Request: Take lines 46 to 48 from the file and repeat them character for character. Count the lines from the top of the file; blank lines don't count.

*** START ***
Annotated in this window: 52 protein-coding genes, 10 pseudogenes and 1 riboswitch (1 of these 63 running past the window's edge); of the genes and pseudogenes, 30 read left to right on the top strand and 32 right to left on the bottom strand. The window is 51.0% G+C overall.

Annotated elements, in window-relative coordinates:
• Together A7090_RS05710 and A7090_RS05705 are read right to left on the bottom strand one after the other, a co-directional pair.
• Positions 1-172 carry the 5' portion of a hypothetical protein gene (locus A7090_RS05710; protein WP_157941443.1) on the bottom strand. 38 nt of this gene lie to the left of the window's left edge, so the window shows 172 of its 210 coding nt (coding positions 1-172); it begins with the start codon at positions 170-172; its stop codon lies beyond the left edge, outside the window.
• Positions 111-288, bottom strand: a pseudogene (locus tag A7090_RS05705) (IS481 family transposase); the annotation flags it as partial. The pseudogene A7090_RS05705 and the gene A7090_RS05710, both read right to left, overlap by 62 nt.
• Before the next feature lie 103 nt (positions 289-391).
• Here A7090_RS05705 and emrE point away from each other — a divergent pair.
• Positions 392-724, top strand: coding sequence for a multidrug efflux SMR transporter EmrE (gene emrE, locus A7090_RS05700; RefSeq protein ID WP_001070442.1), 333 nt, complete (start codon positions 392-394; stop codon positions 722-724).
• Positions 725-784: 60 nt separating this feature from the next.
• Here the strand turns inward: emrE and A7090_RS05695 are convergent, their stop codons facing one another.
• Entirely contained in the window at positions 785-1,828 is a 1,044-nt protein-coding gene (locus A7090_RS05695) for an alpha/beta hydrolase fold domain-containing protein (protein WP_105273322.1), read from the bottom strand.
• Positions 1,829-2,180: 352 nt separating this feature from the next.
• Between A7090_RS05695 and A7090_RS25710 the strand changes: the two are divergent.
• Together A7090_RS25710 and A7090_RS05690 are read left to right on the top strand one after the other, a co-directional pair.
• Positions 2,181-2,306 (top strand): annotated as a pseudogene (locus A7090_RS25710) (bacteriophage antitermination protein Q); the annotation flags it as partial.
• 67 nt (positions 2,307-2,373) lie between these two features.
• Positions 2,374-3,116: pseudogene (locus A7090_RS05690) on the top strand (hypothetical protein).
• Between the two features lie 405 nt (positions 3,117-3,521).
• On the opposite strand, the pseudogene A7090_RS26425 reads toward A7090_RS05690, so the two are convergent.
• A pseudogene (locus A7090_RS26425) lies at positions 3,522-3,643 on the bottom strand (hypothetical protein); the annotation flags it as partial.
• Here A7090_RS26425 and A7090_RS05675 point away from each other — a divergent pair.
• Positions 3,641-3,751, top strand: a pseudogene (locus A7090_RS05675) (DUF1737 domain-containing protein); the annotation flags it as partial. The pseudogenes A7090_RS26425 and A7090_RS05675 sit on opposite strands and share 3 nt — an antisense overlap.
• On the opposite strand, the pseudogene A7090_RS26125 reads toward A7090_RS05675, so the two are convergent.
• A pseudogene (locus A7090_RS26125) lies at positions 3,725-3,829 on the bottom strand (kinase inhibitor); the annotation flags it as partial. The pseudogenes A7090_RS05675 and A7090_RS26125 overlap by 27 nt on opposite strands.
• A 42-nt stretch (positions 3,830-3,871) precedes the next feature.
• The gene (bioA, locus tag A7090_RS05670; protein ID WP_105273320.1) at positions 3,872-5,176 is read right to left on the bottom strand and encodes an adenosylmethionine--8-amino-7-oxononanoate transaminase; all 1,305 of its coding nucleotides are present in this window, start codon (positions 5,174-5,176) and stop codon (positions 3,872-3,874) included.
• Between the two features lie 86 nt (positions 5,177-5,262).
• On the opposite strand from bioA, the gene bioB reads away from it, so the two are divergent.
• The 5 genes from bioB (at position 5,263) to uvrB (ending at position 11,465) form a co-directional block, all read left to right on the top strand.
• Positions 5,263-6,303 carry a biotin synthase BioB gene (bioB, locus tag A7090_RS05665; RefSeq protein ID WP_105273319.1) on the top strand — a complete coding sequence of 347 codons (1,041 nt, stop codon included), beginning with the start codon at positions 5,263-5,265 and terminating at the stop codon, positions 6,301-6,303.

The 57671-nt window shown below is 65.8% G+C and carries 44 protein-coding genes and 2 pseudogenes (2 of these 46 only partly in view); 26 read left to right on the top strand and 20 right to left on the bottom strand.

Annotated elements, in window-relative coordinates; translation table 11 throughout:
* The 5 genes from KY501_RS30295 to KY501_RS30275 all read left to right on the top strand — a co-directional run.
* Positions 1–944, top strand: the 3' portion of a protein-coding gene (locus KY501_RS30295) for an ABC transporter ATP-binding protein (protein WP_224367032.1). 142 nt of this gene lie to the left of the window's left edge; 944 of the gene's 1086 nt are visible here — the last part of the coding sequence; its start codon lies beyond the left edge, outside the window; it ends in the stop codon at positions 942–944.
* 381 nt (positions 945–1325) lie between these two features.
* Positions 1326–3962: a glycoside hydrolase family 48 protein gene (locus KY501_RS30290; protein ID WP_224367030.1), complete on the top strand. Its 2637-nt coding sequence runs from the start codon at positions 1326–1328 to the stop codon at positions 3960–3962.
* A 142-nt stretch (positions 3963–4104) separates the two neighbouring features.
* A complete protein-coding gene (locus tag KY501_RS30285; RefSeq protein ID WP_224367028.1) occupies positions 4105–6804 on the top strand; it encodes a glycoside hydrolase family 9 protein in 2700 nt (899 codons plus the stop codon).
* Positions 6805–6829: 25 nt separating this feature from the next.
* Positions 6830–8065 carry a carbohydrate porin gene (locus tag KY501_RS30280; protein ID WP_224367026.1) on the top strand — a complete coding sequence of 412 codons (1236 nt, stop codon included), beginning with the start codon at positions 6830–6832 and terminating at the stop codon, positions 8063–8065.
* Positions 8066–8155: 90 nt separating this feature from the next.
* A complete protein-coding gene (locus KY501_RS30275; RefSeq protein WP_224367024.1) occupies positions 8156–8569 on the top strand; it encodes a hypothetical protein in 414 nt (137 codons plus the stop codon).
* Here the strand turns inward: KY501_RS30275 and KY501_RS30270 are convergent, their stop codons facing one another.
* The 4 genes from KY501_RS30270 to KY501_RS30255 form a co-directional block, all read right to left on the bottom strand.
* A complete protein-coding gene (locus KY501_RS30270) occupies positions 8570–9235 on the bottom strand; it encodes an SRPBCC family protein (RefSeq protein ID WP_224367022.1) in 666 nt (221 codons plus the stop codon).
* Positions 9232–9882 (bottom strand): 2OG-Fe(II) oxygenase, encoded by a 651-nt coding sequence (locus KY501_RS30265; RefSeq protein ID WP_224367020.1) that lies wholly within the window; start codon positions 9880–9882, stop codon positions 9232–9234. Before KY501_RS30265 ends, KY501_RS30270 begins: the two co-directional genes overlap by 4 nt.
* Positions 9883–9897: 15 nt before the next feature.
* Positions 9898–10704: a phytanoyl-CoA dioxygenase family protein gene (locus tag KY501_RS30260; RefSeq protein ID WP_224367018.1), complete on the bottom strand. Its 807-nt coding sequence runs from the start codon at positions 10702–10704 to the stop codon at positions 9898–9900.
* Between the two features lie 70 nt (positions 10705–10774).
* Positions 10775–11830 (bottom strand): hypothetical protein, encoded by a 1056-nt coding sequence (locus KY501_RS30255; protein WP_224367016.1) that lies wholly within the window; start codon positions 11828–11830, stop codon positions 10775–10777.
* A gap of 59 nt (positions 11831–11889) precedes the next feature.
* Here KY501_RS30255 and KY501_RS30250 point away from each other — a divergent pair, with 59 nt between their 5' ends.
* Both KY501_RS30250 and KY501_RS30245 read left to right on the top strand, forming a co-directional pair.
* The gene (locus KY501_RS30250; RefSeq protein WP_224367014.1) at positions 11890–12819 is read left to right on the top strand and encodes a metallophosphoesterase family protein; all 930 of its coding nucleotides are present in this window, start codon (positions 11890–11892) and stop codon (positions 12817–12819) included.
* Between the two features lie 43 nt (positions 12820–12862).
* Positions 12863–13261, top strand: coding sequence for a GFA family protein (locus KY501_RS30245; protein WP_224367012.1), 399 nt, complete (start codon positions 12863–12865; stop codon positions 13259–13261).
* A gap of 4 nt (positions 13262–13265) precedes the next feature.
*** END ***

* Positions 9232–9882 (bottom strand): 2OG-Fe(II) oxygenase, encoded by a 651-nt coding sequence (locus KY501_RS30265; RefSeq protein ID WP_224367020.1) that lies wholly within the window; start codon positions 9880–9882, stop codon positions 9232–9234. Before KY501_RS30265 ends, KY501_RS30270 begins: the two co-directional genes overlap by 4 nt.
* Positions 9883–9897: 15 nt before the next feature.
* Positions 9898–10704: a phytanoyl-CoA dioxygenase family protein gene (locus tag KY501_RS30260; RefSeq protein ID WP_224367018.1), complete on the bottom strand. Its 807-nt coding sequence runs from the start codon at positions 10702–10704 to the stop codon at positions 9898–9900.